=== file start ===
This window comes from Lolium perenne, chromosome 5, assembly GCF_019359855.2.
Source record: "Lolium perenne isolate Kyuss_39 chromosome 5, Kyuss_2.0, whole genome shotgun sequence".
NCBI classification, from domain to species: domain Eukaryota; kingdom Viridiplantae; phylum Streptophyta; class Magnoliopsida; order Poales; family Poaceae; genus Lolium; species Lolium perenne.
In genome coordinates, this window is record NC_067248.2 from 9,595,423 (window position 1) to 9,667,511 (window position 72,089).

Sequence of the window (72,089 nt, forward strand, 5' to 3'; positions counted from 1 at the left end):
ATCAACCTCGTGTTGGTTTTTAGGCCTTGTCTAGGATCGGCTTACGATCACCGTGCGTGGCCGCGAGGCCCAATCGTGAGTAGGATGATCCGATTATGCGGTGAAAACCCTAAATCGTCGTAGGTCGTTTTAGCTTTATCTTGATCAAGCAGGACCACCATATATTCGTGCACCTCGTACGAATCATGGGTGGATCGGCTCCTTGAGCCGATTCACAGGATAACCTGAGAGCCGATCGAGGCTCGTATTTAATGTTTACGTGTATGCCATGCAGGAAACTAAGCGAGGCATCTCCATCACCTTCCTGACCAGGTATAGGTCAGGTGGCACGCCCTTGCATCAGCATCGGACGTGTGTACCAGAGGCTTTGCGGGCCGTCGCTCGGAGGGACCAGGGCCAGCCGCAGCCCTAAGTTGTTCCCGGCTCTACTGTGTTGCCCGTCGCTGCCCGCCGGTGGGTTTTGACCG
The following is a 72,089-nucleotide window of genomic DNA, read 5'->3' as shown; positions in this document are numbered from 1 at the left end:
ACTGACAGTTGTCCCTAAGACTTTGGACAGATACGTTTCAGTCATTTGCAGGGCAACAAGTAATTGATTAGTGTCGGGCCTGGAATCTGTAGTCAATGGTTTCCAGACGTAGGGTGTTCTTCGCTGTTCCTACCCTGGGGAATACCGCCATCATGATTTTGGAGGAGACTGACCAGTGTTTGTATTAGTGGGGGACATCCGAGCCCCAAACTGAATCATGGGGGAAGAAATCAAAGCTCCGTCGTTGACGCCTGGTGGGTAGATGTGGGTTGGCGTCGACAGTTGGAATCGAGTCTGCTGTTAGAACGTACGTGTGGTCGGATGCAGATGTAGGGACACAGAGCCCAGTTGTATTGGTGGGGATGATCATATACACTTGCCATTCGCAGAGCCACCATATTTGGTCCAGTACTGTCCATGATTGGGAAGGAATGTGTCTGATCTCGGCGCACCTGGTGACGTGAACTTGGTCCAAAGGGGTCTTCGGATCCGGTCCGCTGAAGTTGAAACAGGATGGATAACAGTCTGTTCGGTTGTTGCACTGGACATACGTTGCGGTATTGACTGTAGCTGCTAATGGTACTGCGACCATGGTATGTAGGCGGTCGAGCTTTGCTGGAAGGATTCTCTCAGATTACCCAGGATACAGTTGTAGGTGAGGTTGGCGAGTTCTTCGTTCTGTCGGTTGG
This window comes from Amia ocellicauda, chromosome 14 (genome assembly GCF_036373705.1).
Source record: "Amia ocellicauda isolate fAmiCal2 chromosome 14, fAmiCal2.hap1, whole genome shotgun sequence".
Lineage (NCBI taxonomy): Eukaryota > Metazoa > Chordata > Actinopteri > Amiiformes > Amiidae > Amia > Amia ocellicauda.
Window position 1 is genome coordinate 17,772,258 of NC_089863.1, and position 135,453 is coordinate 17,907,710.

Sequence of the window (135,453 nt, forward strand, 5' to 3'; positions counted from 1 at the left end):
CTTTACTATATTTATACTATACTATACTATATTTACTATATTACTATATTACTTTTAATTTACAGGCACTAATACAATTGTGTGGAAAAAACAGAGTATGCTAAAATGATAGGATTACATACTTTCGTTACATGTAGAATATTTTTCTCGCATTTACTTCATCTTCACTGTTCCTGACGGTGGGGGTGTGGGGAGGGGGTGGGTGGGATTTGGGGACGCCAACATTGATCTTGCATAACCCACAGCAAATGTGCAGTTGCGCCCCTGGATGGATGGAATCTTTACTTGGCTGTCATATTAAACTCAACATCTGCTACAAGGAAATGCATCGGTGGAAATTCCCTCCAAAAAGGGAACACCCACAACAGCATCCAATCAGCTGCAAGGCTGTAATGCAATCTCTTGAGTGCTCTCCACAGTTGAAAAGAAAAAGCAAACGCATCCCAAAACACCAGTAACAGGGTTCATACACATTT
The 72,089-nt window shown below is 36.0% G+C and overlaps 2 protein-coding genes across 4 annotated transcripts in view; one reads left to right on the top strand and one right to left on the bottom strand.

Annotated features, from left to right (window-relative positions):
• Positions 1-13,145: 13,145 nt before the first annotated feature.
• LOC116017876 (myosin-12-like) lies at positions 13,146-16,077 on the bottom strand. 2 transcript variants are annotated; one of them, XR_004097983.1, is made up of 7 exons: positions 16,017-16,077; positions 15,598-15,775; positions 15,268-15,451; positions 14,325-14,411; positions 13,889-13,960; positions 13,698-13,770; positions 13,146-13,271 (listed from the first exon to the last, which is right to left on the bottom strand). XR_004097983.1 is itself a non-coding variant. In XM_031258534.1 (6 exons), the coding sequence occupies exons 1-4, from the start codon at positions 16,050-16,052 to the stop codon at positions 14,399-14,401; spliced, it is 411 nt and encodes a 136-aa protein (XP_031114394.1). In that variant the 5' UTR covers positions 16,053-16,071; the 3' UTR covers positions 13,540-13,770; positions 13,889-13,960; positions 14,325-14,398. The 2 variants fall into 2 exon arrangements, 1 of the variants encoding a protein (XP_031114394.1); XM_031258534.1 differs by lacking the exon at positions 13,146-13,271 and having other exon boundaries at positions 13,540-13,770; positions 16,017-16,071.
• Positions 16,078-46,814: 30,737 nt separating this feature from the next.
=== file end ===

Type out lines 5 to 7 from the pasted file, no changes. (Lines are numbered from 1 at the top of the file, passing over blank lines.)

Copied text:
Sequence of the window (72,089 nt, forward strand, 5' to 3'; positions counted from 1 at the left end):
ATCAACCTCGTGTTGGTTTTTAGGCCTTGTCTAGGATCGGCTTACGATCACCGTGCGTGGCCGCGAGGCCCAATCGTGAGTAGGATGATCCGATTATGCGGTGAAAACCCTAAATCGTCGTAGGTCGTTTTAGCTTTATCTTGATCAAGCAGGACCACCATATATTCGTGCACCTCGTACGAATCATGGGTGGATCGGCTCCTTGAGCCGATTCACAGGATAACCTGAGAGCCGATCGAGGCTCGTATTTAATGTTTACGTGTATGCCATGCAGGAAACTAAGCGAGGCATCTCCATCACCTTCCTGACCAGGTATAGGTCAGGTGGCACGCCCTTGCATCAGCATCGGACGTGTGTACCAGAGGCTTTGCGGGCCGTCGCTCGGAGGGACCAGGGCCAGCCGCAGCCCTAAGTTGTTCCCGGCTCTACTGTGTTGCCCGTCGCTGCCCGCCGGTGGGTTTTGACCG
The following is a 72,089-nucleotide window of genomic DNA, read 5'->3' as shown; positions in this document are numbered from 1 at the left end: